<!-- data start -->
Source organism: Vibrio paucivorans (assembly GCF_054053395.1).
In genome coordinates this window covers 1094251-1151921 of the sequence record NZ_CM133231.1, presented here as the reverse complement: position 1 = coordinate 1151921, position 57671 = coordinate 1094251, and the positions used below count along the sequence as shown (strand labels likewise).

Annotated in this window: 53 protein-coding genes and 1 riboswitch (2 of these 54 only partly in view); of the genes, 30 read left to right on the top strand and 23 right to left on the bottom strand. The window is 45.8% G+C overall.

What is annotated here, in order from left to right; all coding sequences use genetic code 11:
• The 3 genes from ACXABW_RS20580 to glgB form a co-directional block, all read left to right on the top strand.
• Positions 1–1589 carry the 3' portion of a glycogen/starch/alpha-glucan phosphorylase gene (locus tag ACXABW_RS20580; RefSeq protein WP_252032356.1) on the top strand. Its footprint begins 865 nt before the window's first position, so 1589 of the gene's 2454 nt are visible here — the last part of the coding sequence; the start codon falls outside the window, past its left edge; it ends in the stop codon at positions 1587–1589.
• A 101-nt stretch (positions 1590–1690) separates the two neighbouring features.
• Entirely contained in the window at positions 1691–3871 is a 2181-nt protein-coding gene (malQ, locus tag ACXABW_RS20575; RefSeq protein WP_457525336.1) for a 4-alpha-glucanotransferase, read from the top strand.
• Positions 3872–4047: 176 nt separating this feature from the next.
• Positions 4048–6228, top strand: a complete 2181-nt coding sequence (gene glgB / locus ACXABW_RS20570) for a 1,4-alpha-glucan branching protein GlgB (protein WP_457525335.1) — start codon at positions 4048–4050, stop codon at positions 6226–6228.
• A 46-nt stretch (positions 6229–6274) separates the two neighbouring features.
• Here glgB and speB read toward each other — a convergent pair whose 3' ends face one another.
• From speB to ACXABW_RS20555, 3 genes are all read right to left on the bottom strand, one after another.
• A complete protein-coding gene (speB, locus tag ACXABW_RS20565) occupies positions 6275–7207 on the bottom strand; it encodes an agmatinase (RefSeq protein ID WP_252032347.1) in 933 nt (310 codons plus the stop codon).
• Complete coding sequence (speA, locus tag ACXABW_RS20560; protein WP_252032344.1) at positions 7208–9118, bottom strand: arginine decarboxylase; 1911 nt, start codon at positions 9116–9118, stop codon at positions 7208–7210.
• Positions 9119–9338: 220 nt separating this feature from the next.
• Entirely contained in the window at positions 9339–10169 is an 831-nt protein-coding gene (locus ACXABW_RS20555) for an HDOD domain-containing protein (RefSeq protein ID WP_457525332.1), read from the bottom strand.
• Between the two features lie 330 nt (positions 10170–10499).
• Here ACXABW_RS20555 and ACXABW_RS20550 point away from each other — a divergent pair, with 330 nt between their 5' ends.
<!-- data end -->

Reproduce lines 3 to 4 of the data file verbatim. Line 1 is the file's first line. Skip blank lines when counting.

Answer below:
Annotated in this window: 53 protein-coding genes and 1 riboswitch (2 of these 54 only partly in view); of the genes, 30 read left to right on the top strand and 23 right to left on the bottom strand. The window is 45.8% G+C overall.

What is annotated here, in order from left to right; all coding sequences use genetic code 11: